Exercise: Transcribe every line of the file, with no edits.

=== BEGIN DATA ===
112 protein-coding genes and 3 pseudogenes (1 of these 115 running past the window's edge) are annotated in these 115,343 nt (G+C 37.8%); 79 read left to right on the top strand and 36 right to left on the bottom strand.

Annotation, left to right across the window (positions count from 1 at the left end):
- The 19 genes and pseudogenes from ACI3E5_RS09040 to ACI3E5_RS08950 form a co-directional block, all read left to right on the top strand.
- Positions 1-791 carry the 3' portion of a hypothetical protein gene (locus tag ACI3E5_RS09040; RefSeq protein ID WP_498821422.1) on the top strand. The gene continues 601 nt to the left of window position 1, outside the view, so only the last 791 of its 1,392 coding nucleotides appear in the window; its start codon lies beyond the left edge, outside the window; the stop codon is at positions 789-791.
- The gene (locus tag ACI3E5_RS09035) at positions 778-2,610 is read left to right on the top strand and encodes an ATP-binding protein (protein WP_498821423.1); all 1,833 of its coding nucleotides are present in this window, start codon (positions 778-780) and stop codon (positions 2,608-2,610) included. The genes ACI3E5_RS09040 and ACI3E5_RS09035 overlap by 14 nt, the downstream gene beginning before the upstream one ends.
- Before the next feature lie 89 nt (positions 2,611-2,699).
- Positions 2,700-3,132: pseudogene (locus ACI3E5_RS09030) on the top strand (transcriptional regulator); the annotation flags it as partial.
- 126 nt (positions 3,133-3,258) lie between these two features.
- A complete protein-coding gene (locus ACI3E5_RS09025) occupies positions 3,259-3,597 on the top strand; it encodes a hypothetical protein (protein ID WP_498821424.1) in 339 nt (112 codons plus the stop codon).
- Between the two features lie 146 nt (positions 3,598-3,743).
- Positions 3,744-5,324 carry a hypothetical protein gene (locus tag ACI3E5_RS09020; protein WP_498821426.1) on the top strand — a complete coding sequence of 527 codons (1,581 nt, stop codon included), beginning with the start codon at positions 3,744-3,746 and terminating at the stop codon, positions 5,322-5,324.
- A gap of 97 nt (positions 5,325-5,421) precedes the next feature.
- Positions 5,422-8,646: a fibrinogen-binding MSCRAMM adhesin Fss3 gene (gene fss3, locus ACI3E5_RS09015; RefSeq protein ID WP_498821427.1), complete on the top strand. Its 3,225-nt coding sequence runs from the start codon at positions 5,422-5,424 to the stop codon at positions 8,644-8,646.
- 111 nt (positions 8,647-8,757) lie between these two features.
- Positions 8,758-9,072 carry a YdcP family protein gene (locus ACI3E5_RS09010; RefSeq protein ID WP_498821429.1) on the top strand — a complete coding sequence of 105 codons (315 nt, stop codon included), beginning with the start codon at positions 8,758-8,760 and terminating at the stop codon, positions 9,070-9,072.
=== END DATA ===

112 protein-coding genes and 3 pseudogenes (1 of these 115 running past the window's edge) are annotated in these 115,343 nt (G+C 37.8%); 79 read left to right on the top strand and 36 right to left on the bottom strand.

Annotation, left to right across the window (positions count from 1 at the left end):
- The 19 genes and pseudogenes from ACI3E5_RS09040 to ACI3E5_RS08950 form a co-directional block, all read left to right on the top strand.
- Positions 1-791 carry the 3' portion of a hypothetical protein gene (locus tag ACI3E5_RS09040; RefSeq protein ID WP_498821422.1) on the top strand. The gene continues 601 nt to the left of window position 1, outside the view, so only the last 791 of its 1,392 coding nucleotides appear in the window; its start codon lies beyond the left edge, outside the window; the stop codon is at positions 789-791.
- The gene (locus tag ACI3E5_RS09035) at positions 778-2,610 is read left to right on the top strand and encodes an ATP-binding protein (protein WP_498821423.1); all 1,833 of its coding nucleotides are present in this window, start codon (positions 778-780) and stop codon (positions 2,608-2,610) included. The genes ACI3E5_RS09040 and ACI3E5_RS09035 overlap by 14 nt, the downstream gene beginning before the upstream one ends.
- Before the next feature lie 89 nt (positions 2,611-2,699).
- Positions 2,700-3,132: pseudogene (locus ACI3E5_RS09030) on the top strand (transcriptional regulator); the annotation flags it as partial.
- 126 nt (positions 3,133-3,258) lie between these two features.
- A complete protein-coding gene (locus ACI3E5_RS09025) occupies positions 3,259-3,597 on the top strand; it encodes a hypothetical protein (protein ID WP_498821424.1) in 339 nt (112 codons plus the stop codon).
- Between the two features lie 146 nt (positions 3,598-3,743).
- Positions 3,744-5,324 carry a hypothetical protein gene (locus tag ACI3E5_RS09020; protein WP_498821426.1) on the top strand — a complete coding sequence of 527 codons (1,581 nt, stop codon included), beginning with the start codon at positions 3,744-3,746 and terminating at the stop codon, positions 5,322-5,324.
- A gap of 97 nt (positions 5,325-5,421) precedes the next feature.
- Positions 5,422-8,646: a fibrinogen-binding MSCRAMM adhesin Fss3 gene (gene fss3, locus ACI3E5_RS09015; RefSeq protein ID WP_498821427.1), complete on the top strand. Its 3,225-nt coding sequence runs from the start codon at positions 5,422-5,424 to the stop codon at positions 8,644-8,646.
- 111 nt (positions 8,647-8,757) lie between these two features.
- Positions 8,758-9,072 carry a YdcP family protein gene (locus ACI3E5_RS09010; RefSeq protein ID WP_498821429.1) on the top strand — a complete coding sequence of 105 codons (315 nt, stop codon included), beginning with the start codon at positions 8,758-8,760 and terminating at the stop codon, positions 9,070-9,072.